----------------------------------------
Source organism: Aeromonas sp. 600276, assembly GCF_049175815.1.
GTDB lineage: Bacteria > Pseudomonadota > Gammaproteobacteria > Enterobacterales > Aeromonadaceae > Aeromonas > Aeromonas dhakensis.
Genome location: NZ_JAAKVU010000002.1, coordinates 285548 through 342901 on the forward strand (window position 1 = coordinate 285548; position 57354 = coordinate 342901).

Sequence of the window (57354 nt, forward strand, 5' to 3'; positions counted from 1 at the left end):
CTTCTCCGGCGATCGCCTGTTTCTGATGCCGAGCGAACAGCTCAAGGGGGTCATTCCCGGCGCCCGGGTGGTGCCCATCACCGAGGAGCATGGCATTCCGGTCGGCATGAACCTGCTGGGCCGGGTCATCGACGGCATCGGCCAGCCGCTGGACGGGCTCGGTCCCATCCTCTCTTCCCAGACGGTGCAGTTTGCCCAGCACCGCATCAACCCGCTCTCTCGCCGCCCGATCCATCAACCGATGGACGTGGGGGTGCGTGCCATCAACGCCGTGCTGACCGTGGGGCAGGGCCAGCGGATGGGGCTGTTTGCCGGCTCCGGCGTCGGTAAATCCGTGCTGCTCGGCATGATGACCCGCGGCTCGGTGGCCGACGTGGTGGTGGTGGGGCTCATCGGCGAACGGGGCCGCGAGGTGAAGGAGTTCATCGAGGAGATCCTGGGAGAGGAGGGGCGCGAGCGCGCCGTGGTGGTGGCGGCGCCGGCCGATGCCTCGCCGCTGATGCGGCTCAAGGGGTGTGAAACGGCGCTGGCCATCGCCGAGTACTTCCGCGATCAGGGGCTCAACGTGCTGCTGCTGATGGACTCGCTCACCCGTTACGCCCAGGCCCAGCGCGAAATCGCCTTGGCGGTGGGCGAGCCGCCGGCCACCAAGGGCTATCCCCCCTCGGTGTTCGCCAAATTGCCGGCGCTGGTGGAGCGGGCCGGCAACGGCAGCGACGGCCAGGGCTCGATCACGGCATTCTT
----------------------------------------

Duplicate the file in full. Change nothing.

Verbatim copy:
Source organism: Aeromonas sp. 600276, assembly GCF_049175815.1.
GTDB lineage: Bacteria > Pseudomonadota > Gammaproteobacteria > Enterobacterales > Aeromonadaceae > Aeromonas > Aeromonas dhakensis.
Genome location: NZ_JAAKVU010000002.1, coordinates 285548 through 342901 on the forward strand (window position 1 = coordinate 285548; position 57354 = coordinate 342901).

Sequence of the window (57354 nt, forward strand, 5' to 3'; positions counted from 1 at the left end):
CTTCTCCGGCGATCGCCTGTTTCTGATGCCGAGCGAACAGCTCAAGGGGGTCATTCCCGGCGCCCGGGTGGTGCCCATCACCGAGGAGCATGGCATTCCGGTCGGCATGAACCTGCTGGGCCGGGTCATCGACGGCATCGGCCAGCCGCTGGACGGGCTCGGTCCCATCCTCTCTTCCCAGACGGTGCAGTTTGCCCAGCACCGCATCAACCCGCTCTCTCGCCGCCCGATCCATCAACCGATGGACGTGGGGGTGCGTGCCATCAACGCCGTGCTGACCGTGGGGCAGGGCCAGCGGATGGGGCTGTTTGCCGGCTCCGGCGTCGGTAAATCCGTGCTGCTCGGCATGATGACCCGCGGCTCGGTGGCCGACGTGGTGGTGGTGGGGCTCATCGGCGAACGGGGCCGCGAGGTGAAGGAGTTCATCGAGGAGATCCTGGGAGAGGAGGGGCGCGAGCGCGCCGTGGTGGTGGCGGCGCCGGCCGATGCCTCGCCGCTGATGCGGCTCAAGGGGTGTGAAACGGCGCTGGCCATCGCCGAGTACTTCCGCGATCAGGGGCTCAACGTGCTGCTGCTGATGGACTCGCTCACCCGTTACGCCCAGGCCCAGCGCGAAATCGCCTTGGCGGTGGGCGAGCCGCCGGCCACCAAGGGCTATCCCCCCTCGGTGTTCGCCAAATTGCCGGCGCTGGTGGAGCGGGCCGGCAACGGCAGCGACGGCCAGGGCTCGATCACGGCATTCTT